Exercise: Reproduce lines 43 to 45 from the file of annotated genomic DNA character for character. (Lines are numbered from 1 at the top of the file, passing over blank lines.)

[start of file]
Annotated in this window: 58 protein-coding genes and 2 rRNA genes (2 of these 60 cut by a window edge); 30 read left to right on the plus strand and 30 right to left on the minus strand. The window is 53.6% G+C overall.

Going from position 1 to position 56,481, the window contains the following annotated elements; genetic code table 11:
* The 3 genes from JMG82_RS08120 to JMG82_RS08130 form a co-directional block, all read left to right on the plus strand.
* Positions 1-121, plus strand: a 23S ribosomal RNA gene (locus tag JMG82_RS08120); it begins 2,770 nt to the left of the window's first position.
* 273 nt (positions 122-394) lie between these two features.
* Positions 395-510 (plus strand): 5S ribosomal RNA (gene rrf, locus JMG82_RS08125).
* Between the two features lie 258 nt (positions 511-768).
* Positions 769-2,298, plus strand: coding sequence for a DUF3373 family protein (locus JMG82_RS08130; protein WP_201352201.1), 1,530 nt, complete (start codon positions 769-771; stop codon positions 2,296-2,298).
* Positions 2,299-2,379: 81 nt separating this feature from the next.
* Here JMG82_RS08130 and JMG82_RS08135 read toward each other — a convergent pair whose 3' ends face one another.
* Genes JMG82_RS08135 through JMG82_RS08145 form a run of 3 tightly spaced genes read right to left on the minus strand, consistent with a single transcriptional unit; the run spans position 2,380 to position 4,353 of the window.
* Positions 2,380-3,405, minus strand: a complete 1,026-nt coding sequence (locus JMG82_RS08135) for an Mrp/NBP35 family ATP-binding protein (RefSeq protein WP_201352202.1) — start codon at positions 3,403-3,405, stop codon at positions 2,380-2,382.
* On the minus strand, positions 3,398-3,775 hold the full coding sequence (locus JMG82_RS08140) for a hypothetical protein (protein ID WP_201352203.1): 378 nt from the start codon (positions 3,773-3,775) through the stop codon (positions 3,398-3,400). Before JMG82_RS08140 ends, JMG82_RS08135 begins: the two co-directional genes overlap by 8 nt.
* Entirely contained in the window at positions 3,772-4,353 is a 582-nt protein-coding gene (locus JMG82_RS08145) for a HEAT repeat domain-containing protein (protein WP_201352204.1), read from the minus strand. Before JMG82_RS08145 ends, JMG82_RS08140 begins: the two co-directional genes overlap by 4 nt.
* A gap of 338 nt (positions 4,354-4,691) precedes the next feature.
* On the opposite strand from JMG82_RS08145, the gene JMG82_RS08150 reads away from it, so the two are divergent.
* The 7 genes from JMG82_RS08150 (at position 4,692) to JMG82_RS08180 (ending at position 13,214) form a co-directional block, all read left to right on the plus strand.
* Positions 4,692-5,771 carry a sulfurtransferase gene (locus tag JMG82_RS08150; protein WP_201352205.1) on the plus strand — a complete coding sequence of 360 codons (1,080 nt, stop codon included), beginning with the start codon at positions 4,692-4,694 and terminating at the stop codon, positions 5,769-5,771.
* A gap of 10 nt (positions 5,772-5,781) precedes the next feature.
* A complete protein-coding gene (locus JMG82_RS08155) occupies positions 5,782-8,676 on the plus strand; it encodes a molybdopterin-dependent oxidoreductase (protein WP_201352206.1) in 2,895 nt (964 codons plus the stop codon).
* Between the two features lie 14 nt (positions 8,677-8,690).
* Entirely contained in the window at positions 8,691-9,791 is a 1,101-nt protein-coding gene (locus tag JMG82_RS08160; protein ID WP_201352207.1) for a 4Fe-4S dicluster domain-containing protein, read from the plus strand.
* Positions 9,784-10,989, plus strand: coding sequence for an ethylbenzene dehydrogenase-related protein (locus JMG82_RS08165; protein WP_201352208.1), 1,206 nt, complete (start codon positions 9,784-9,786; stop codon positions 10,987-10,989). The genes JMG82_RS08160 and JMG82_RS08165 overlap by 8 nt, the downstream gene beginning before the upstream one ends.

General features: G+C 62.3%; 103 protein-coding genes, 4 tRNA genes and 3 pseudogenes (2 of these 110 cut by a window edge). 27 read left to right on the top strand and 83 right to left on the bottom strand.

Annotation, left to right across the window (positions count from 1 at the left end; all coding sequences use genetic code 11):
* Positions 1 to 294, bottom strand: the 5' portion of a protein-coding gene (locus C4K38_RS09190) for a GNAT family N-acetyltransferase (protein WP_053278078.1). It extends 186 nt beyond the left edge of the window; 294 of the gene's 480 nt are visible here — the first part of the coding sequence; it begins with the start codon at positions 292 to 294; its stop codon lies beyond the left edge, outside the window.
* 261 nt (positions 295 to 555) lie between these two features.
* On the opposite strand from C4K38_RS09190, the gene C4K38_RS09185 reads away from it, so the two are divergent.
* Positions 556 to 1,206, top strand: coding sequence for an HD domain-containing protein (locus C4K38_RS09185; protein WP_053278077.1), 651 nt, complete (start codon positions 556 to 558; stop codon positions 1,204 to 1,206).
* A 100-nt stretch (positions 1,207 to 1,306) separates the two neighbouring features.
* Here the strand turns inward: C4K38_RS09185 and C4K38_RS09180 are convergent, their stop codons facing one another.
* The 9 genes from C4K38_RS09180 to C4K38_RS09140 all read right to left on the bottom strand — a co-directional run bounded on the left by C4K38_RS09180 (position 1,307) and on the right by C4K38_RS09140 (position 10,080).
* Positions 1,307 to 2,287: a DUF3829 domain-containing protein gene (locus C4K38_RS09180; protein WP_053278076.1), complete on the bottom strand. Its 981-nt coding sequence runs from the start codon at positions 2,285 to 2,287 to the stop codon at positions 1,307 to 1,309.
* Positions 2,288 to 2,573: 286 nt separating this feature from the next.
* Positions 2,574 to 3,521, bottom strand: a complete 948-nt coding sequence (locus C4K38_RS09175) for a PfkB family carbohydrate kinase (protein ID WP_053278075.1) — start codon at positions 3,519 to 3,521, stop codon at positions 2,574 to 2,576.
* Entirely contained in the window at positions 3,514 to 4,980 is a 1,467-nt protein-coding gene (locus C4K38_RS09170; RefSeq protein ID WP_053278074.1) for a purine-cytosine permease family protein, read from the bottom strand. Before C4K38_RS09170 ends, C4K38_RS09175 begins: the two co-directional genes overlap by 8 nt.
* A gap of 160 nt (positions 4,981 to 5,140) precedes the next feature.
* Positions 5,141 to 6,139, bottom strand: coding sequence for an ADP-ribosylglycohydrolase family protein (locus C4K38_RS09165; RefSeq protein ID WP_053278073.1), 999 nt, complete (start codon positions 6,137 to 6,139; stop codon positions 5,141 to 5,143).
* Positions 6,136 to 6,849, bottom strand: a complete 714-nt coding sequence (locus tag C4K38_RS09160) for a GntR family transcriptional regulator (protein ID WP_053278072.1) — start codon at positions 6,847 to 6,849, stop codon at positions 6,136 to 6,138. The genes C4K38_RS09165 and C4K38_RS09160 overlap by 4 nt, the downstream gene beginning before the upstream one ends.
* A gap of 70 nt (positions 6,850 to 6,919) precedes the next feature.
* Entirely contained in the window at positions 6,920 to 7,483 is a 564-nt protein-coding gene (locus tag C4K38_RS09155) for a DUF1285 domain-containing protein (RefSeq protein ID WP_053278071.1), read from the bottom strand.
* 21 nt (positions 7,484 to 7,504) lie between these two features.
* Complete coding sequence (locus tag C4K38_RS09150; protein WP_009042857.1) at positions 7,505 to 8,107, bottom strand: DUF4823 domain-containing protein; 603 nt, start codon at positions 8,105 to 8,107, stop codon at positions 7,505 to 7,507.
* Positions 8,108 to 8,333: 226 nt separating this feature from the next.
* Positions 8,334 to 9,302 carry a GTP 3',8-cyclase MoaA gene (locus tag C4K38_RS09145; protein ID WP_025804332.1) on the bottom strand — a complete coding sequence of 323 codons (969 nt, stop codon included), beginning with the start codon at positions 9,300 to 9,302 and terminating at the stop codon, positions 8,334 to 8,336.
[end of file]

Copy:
* Complete coding sequence (locus tag C4K38_RS09150; protein WP_009042857.1) at positions 7,505 to 8,107, bottom strand: DUF4823 domain-containing protein; 603 nt, start codon at positions 8,105 to 8,107, stop codon at positions 7,505 to 7,507.
* Positions 8,108 to 8,333: 226 nt separating this feature from the next.
* Positions 8,334 to 9,302 carry a GTP 3',8-cyclase MoaA gene (locus tag C4K38_RS09145; protein ID WP_025804332.1) on the bottom strand — a complete coding sequence of 323 codons (969 nt, stop codon included), beginning with the start codon at positions 9,300 to 9,302 and terminating at the stop codon, positions 8,334 to 8,336.